We've all made a few questionable choices as teenagers. Maybe it was that unfortunate body art or the embarrassingly angsty poetry that once would have remained safely in a notebook under a mattress. Or a photo of a sneaky underage drink that's online for the world to see thanks to that Instagram-trigger-happy friend.
The British government is considering laws that would give teenagers the option to delete or edit their online activity on any platform when they turn 18, the age they stop being a minor. The campaign is being driven by a group called iRights, headed up by filmmaker Beeban Kidran.
In a report released today, the group argues that kids need more control over their online legacy because they don't always see the potential consequences of documenting their lives on platforms like Facebook, Twitter, and Instagram.
The campaign "seeks to make the digital world a more transparent and empowering place for children and young people (under 18) by delivering a universal framework of digital rights, in order that young people are able to access digital technologies creatively, knowledgeably and fearlessly," Kidran writes in the report.
This campaign comes a few months after 20-year-old Mhairi Black, England's youngest member of parliament in many centuries, was taunted in the press for her teenage tweets, including one from 2010 that read "maths is shite", according to The Independent.
Apart from giving 18-year-olds the ability to delete posts from their younger selves, the "framework of digital rights" includes education and support for young people to explore the internet while having resources to avoid harmful material and seek help if they are exposed to it.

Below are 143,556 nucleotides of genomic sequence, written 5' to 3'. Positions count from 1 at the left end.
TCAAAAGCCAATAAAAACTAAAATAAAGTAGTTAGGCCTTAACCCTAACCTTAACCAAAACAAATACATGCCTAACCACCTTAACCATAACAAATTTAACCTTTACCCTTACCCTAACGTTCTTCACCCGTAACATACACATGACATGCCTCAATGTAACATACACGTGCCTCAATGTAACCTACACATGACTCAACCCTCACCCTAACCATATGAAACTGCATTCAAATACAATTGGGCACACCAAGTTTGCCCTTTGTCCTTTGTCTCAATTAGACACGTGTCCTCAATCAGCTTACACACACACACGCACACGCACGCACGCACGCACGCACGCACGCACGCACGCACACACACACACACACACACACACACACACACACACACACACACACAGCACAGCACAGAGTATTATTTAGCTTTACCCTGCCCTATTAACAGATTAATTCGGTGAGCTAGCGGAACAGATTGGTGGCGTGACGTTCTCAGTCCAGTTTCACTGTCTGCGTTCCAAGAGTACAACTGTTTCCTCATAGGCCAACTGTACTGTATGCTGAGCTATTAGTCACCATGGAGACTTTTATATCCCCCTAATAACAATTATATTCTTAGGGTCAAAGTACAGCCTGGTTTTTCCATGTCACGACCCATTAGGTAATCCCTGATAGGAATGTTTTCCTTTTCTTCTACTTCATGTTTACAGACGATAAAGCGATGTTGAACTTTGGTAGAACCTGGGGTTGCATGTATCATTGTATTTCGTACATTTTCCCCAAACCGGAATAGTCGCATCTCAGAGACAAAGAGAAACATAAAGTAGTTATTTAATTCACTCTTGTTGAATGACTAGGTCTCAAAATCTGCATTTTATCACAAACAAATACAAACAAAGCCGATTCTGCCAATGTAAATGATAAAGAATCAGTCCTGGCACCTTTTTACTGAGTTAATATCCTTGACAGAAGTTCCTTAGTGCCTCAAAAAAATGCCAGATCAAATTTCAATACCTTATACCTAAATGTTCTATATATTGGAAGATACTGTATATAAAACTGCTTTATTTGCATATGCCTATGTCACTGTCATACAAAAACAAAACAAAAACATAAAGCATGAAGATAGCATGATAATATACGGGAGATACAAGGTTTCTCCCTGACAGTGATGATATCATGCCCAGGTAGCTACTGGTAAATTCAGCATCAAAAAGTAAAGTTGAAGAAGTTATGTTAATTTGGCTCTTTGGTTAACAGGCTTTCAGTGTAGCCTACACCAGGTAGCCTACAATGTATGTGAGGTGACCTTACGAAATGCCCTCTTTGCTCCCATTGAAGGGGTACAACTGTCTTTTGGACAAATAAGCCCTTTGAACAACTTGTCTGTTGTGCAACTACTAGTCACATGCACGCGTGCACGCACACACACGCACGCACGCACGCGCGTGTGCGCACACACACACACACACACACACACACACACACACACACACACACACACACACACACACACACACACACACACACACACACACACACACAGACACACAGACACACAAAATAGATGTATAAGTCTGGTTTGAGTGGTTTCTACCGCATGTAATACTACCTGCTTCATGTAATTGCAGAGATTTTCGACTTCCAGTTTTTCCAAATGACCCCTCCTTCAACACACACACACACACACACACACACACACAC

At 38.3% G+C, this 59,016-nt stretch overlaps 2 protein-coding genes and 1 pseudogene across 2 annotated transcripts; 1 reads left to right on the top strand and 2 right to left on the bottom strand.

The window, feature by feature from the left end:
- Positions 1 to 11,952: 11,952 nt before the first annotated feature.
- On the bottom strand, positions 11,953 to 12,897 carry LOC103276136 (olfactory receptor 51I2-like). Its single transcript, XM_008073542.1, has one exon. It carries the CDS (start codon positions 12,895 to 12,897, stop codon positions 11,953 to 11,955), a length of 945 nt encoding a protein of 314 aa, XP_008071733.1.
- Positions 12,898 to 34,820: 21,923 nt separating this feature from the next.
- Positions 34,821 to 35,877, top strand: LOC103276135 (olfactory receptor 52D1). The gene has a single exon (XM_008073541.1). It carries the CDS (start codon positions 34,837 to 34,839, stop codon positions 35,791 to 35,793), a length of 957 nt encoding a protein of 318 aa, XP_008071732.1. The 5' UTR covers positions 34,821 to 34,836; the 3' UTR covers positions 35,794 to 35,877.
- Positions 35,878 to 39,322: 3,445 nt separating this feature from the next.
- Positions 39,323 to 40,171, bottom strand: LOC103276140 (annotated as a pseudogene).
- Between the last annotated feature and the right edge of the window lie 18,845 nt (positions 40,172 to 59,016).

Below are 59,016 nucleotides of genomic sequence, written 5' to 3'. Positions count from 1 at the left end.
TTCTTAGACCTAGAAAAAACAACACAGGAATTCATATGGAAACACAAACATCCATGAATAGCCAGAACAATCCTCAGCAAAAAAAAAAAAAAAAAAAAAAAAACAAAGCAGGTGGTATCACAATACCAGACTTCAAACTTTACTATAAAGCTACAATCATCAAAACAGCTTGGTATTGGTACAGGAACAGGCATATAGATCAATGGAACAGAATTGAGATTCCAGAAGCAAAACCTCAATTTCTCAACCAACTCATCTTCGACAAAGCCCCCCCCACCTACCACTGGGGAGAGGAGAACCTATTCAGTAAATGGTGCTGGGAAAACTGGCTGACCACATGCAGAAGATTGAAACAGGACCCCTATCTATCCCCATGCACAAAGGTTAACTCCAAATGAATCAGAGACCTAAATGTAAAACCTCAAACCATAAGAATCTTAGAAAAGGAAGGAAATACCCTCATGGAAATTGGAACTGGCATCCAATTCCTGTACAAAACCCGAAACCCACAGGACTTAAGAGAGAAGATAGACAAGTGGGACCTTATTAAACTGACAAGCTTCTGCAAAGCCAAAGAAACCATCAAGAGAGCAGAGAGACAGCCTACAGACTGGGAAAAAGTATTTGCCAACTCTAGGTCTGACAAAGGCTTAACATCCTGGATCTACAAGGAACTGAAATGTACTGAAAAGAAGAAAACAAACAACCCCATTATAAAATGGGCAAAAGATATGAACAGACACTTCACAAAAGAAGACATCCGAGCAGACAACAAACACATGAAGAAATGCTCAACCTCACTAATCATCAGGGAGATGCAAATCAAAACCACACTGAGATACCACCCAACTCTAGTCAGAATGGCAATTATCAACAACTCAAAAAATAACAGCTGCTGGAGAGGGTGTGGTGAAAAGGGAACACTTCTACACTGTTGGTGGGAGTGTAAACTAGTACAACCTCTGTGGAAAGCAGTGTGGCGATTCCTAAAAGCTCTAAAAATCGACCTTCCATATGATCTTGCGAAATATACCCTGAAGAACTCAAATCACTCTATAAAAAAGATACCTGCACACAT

Although it sounds broad, the legislation the British government is looking at doesn't go as far as a California law which came into effect in January called the "Eraser Law" making it compulsory for companies to allow minors to delete or edit their online activity whenever they want, from any website.
So far, California is the only U.S. state with a specific law like this. Delaware is considering legislation that's directly modeled on California's, but targets educational platform providers and gives schools the right to ask for deletions, not minors themselves. Nationally, the federal Children's Online Privacy Protection Act (COPPA) restricts the data and personal information that companies can collect from children, but defines children as 13 and younger. But since California has set a new bar by including all under-18s in their protections, the Federal Trade Commission might re-consider their standards too, Law 360 writes.
Companies with young users in California are faced with the challenges of registering the age of all their users and providing a delete or edit option across the board, Venture Beat reports.